The Blue Ridge Parkway is a 469-mile scenic road that connects Shenandoah National Park in Virginia with Great Smoky Mountains National Park in North Carolina.
This NPS site, which is known as one of America’s greatest road trips, is home to more than 200 scenic overlooks, over 100 hiking trails, and 8 campgrounds.
Aside from cruising along the scenic road and stopping at the overlooks, outdoor recreational opportunities such as hiking, camping, biking, picnicking, and wildlife viewing are all available on the Parkway. This makes the Blue Ridge Parkway a perfect road trip journey and destination!
In this guide, I’m going to share the best stops on the Blue Ridge Parkway. These stops – from overlooks to hiking trails to historic buildings – encompass some of the most spectacular sights and activities that the Blue Ridge Parkway has to offer.
BLUE RIDGE PARKWAY AT A GLANCE
Before diving in, here are a few highlights for planning a trip to Joshua Tree National Park.
- Getting There: The closest major airport to the Blue Ridge Parkway is McGhee Tyson in Knoxville. Book your flights here.
- Entrance Fee: FREE
- Where to Stay: Camp at one of the many campgrounds along the Parkway.
- How to Get Around: You’ll need to rent a personal vehicle to get around the Blue Ridge Parkway.
- Best Time to Visit: April – October
- How Long to Visit: 2-5 days
12 Best Stops on the Blue Ridge Parkway
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1. Shenandoah National Park (Mile 0)
Shenandoah National Park is the northern gateway to the Blue Ridge Parkway. Since Shenandoah National Park and its famous park road, Skyline Drive, are less than a mile from the Parkway entrance, this park is ideal to add to the beginning or end of your road trip, depending on which direction you’re going.
Best Things To Do in Shenandoah National Park
- Hike. Some of my favorite trails are Dark Hollow Falls, Rose River Falls, Stony Man, and Blackrock Summit.
- Camp. Loft Mountain is just 25 miles north of the entrance to the Blue Ridge Parkway. If you need a spot to camp before or after completing the drive, Loft Mountain is the perfect option.
- Cruise Skyline Drive. Skyline Drive is the 105-mile road that slices through Shenandoah National Park. The drive itself is very scenic, and there are many overlooks, hiking trails, lodging, campgrounds, and picnic areas along the route.
2. Peaks of Otter (Mile 85.6)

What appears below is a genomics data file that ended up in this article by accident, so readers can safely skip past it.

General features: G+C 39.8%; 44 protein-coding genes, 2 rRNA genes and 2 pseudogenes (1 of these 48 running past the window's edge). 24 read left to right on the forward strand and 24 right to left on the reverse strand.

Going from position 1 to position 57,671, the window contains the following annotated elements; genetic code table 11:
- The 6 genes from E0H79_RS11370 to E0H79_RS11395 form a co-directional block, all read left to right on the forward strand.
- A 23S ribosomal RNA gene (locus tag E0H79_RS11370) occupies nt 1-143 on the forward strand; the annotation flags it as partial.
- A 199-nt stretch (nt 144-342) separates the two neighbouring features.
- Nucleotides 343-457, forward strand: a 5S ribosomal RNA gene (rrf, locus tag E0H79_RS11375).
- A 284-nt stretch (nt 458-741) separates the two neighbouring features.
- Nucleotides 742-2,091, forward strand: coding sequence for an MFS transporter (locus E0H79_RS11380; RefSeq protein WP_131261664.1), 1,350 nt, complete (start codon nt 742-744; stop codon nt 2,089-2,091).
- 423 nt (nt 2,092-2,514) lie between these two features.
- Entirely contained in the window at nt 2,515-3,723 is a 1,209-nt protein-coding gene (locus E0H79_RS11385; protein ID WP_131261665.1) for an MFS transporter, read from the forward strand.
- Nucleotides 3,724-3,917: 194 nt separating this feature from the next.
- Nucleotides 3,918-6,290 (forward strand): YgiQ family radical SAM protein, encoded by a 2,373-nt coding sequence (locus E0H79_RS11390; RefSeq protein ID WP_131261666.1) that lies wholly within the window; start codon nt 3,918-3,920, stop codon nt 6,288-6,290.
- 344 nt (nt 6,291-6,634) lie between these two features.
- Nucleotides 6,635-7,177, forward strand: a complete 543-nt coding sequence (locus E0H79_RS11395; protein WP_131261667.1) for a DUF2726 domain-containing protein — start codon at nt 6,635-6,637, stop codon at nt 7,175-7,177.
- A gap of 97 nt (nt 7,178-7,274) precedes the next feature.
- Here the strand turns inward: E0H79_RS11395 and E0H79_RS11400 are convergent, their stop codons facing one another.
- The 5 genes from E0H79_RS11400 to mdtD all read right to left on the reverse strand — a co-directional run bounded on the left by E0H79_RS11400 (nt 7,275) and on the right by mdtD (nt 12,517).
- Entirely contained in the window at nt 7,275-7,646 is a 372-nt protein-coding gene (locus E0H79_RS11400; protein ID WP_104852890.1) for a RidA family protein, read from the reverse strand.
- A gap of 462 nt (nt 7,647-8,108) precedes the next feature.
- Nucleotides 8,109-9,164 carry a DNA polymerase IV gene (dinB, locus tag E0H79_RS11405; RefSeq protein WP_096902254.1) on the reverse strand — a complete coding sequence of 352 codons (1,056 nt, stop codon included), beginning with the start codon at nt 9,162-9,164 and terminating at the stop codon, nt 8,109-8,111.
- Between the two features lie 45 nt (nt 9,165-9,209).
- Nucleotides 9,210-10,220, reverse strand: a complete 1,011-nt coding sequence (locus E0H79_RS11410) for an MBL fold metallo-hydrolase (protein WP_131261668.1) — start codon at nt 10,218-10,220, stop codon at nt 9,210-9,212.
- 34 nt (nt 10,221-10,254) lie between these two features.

This tranquil slice of the Blue Ridge Parkway offers a lodge, impressive lake views, a visitor center, picnic tables, and several hiking trails.
Take a break from driving and relax lakeside by tossing a fishing pole in the water or munching on a picnic lunch. When you’re ready to stretch your legs, an abundance of scenic hiking trails located beside the visitor center awaits you!
3. Mabry Mill (Mile 176)
The Mabry Mill is the most photographed historic building on the Blue Ridge Parkway.
At this historical site, you can peruse the gift shop, chow on pancakes at the local restaurant, and walk the half-mile trail around the structures.
4. Rough Ridge (302.8)
Don’t miss Rough Ridge! If you’ve seen the iconic photo of the person sitting on a rock that looks like it’s jutting out into the valley with no bottom in sight, that’s Rough Ridge!
On this satisfying 1.5-mile roundtrip trail, you’ll be treated to some of the most spectacular views on the Parkway, including distant views of the Linn Cove Viaduct, the rolling peaks, and of course, the recognizable rock that everyone wants a photo on.
The famous rock that lies at the end of this trail is spectacular because it looks like it juts out far into the valley with a major drop below, but it really isn’t as scary, dangerous, or elevated as it appears on camera.
Come see for yourself!
5. Linn Cove Viaduct (Mile 304.4)
The Linn Cove Viaduct, an engineering marvel carved into the face of Grandfather Mountain, is the most photographed section of the Blue Ridge Parkway road.
The Viaduct was the final piece of the road; it was completed in 1987.
Aside from the thrill of driving on a road carved into the face of a mountain, I’d encourage you to hike the trails that surround the viaduct and explore the museum.
Note that the hiking trails begin at the visitor center, which is just south of the viaduct.
6. Linville Falls & Linville Gorge (Mile 317)
Linville Falls is arguably the most popular waterfall on the Blue Ridge Parkway. While there are plenty of other beautiful falls, this one is special because it sits in the Linville Gorge, which is known as the “Grand Canyon of the Southern Appalachians.”
The hiking trails that stem from the visitor center boast four overlooks of the waterfalls.
This is also a great place to camp! While the Linville Falls Campground is the smallest campground on the Parkway, it is also the most popular, so book your stay in advance.
→ READ NEXT: Blue Ridge Parkway Road Trip Guide
7. Crabtree Falls (Mile 339.5)
Crabtree Falls is another spectacular must-see waterfall on the Blue Ridge Parkway. The hiking trail to the falls is 2.5 miles and is rated moderately strenuous.
Due to its strenuous path and no nearby visitor centers, this trail is often less busy than some of the other waterfalls on the Parkway, such as Linville Falls.